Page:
By Chris Taylor on September 19th, 2013 on mashable.com
But that is exactly what a team from the University of Sheffield says happened, according to a new paper in the Journal of Cosmology. Professor Milton Wainright launched a balloon with special sterile studs that would only deploy when it reached the stratosphere, then retract on the way down.
That led Wainright's team to propose that the organisms are constantly arriving in the stratosphere via comets and meteor showers, such as last month's visit from the Perseids.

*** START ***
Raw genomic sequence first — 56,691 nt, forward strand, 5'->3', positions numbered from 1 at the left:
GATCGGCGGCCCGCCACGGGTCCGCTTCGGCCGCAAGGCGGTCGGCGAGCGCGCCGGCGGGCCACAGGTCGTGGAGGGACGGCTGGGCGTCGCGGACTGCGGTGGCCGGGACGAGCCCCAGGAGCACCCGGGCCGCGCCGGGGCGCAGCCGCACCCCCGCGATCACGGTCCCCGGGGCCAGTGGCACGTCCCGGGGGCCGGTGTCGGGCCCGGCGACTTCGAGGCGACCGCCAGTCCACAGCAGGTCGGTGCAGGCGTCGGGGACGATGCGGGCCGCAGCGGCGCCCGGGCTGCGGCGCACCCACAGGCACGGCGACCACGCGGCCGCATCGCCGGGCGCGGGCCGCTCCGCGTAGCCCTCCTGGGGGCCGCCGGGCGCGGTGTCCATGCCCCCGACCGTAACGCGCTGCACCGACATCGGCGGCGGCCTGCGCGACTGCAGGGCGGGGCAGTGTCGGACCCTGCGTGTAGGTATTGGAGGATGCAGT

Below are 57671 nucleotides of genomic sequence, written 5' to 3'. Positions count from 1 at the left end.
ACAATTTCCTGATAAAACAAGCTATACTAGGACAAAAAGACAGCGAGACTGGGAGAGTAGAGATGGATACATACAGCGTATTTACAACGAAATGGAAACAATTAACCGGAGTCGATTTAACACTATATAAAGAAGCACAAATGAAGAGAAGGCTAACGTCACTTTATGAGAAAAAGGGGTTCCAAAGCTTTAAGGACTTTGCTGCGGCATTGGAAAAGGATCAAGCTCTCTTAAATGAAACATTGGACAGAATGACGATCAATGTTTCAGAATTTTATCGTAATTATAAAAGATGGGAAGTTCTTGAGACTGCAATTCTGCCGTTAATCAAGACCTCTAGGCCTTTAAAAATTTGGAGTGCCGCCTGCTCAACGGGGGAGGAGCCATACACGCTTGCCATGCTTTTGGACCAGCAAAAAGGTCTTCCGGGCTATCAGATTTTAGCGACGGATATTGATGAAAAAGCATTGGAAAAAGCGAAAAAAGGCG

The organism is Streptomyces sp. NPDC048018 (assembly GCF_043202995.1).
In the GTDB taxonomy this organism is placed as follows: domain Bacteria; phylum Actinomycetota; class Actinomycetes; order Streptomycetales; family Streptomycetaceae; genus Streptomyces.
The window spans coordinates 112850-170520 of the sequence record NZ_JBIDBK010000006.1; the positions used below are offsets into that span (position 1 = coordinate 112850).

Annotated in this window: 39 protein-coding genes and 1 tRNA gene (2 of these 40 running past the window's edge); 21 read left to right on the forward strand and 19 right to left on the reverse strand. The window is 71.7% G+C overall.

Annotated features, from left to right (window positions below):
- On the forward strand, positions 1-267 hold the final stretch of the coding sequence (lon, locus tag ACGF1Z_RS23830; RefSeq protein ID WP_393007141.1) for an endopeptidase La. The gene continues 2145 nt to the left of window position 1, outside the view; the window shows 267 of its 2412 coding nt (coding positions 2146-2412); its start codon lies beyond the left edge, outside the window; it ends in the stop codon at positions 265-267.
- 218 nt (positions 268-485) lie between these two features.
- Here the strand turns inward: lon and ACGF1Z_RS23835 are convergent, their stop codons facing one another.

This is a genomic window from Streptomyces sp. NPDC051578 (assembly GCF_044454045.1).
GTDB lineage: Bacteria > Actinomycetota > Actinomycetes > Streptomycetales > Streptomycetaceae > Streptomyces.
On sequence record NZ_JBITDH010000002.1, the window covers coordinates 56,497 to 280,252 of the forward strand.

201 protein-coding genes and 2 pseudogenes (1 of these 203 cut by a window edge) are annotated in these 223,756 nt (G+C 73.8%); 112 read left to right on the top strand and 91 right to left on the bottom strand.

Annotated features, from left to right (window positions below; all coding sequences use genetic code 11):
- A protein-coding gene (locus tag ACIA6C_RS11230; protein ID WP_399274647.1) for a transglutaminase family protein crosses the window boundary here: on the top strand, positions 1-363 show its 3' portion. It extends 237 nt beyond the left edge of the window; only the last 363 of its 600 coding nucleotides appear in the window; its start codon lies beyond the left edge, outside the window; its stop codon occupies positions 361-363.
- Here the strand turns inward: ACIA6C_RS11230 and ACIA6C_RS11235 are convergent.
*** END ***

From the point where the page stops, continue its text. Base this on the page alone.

"Our conclusion is that life is continually arriving to Earth from space," the professor wrote. "Life is not restricted to this planet and it almost certainly did not originate here."
Further tests are being conducted on the organisms. If fellow researchers agree with the study and are able to replicate it, Wainwright says, "we have to completely change our view of biology and evolution."
The hopeful study arrives just as a paper from NASA in the journal Science reveals that the Curiosity Rover on Mars has failed to find any traces of methane — suggesting it is very unlikely that it will find any bacteria on the Red Planet.
So there may not be life on Mars, but it could still be more abundant in the universe than we can possibly imagine.